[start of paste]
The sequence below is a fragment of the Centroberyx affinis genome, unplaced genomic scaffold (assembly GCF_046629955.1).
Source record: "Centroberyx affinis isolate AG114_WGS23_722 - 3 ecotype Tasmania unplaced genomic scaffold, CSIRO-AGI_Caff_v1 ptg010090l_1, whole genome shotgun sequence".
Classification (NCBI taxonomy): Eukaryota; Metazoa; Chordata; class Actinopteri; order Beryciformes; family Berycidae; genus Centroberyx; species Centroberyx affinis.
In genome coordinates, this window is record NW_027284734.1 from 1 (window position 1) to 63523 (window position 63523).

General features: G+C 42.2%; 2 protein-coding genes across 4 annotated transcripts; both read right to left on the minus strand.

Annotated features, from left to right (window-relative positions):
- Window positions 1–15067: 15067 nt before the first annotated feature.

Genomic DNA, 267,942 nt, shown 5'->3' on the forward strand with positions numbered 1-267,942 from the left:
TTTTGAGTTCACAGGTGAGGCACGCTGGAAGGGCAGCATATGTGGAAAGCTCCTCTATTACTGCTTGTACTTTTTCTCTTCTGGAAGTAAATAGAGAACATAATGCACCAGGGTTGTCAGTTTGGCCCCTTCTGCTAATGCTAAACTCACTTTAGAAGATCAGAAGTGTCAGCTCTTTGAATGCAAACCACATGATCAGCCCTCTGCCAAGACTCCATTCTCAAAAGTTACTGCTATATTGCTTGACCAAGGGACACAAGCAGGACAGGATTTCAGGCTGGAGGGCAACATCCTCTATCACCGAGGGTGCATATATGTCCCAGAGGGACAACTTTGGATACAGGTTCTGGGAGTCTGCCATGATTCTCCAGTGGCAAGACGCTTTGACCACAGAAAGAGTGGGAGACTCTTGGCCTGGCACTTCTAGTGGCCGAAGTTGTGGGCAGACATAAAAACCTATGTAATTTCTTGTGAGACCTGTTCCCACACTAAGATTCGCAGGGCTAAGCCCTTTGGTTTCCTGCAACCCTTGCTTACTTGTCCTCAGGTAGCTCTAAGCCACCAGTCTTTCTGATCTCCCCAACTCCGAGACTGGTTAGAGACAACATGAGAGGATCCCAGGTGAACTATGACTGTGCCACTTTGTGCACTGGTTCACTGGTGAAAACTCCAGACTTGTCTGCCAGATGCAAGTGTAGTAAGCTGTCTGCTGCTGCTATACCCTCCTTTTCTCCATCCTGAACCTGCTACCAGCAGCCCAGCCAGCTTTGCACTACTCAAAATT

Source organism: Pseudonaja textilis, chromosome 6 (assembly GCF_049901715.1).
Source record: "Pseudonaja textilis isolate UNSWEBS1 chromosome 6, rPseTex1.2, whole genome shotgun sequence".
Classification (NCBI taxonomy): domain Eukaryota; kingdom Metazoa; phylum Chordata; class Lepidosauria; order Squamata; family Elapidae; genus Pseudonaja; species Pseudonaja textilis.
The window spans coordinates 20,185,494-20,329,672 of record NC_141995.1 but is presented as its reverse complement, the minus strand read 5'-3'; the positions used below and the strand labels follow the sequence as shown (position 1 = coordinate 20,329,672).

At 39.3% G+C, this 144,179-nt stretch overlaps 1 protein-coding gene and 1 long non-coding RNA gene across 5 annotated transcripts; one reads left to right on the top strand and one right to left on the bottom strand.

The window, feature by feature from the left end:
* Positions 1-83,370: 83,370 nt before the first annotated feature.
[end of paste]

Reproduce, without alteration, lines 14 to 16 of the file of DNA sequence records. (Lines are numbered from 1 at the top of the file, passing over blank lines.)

At 39.3% G+C, this 144,179-nt stretch overlaps 1 protein-coding gene and 1 long non-coding RNA gene across 5 annotated transcripts; one reads left to right on the top strand and one right to left on the bottom strand.

The window, feature by feature from the left end:
* Positions 1-83,370: 83,370 nt before the first annotated feature.